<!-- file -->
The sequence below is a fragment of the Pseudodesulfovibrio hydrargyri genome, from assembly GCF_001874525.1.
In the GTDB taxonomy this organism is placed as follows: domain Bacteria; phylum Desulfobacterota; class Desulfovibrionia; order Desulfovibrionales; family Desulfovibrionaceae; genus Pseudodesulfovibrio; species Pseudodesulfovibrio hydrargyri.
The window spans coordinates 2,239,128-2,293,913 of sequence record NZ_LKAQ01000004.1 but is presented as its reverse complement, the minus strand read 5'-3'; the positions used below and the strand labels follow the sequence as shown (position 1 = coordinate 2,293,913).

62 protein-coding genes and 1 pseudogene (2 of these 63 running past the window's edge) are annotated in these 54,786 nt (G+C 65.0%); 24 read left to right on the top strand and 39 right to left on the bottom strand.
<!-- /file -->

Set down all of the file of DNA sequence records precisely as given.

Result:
The sequence below is a fragment of the Pseudodesulfovibrio hydrargyri genome, from assembly GCF_001874525.1.
In the GTDB taxonomy this organism is placed as follows: domain Bacteria; phylum Desulfobacterota; class Desulfovibrionia; order Desulfovibrionales; family Desulfovibrionaceae; genus Pseudodesulfovibrio; species Pseudodesulfovibrio hydrargyri.
The window spans coordinates 2,239,128-2,293,913 of sequence record NZ_LKAQ01000004.1 but is presented as its reverse complement, the minus strand read 5'-3'; the positions used below and the strand labels follow the sequence as shown (position 1 = coordinate 2,293,913).

62 protein-coding genes and 1 pseudogene (2 of these 63 running past the window's edge) are annotated in these 54,786 nt (G+C 65.0%); 24 read left to right on the top strand and 39 right to left on the bottom strand.